Cities and towns in Southern California are greeting thousands of athletes who are arriving for Special Olympics, a competition for people with intellectual disabilities. The games will run from July 25 through August 2.
Athletes from Namibia, Singapore and Tanzania got a rousing welcome from local residents in Pasadena, California. The three delegations arrived at Pasadena City Hall, where residents turned out and local high school students offered entertainment.
The team doctor of the Tanzanian delegation, Juma Mwanandi Mwankemwa, is happy to be here.
“Because we had a very long journey, about 50 hours traveling, but the great hospitality of the people of Los Angeles since we arrived – we've had full attention, good accommodation, good meals, and good cheers from everybody," said Mwankemwa.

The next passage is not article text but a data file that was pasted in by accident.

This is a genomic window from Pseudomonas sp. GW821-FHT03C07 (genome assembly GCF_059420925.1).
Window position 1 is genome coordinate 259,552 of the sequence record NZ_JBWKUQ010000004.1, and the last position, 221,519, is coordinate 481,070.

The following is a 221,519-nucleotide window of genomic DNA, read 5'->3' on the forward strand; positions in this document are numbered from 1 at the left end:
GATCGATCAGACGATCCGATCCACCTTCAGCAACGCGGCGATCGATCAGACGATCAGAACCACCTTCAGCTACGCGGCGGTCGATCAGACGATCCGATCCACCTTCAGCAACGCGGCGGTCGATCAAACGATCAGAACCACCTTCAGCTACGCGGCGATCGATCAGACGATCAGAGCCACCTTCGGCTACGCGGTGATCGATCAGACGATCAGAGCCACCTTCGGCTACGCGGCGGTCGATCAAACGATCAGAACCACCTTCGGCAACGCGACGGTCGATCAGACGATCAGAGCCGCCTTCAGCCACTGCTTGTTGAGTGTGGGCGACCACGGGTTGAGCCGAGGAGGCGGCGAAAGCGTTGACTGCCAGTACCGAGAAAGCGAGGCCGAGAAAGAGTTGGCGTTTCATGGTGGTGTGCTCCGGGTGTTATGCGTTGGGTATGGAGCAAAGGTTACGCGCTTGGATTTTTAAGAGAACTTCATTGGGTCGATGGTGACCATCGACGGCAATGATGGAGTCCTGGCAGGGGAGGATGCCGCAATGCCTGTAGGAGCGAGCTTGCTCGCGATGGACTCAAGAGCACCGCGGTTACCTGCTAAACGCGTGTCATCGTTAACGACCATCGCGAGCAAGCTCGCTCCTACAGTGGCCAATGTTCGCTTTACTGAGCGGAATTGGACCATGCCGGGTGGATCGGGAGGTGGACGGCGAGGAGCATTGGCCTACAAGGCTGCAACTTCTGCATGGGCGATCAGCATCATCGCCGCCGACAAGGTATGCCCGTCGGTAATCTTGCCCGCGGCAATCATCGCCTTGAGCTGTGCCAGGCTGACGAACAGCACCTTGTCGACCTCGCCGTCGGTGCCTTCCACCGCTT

Around Southern California 6,500 athletes have gotten greetings like this.
Namibian basketball coach Malakia Matias is impressed.
“Oh, it's really, really amazing. It's my first time here. The atmosphere is just great and the people are lovely. The reception has been overwhelming," said Matias.
This is the first international travel for many of these athletes, who are here to make friends, as well as compete. The Namibian coach says he and his players are enjoying themselves after long months of practice.
“They have really good experience. Now is the time when they have to display all the hard work they’ve put in for the whole year," he said.
Runners have brought the Special Olympics torch, called the Flame of Hope, to this and other sites around Los Angeles, traveling through 35 countries and all 50 US states in a fund-raising effort for Special Olympics by local police agencies.
Opening ceremonies for the games will take place Saturday night at Los Angeles Memorial Coliseum, the historic home of the 1932 and 1984 Summer Olympic games.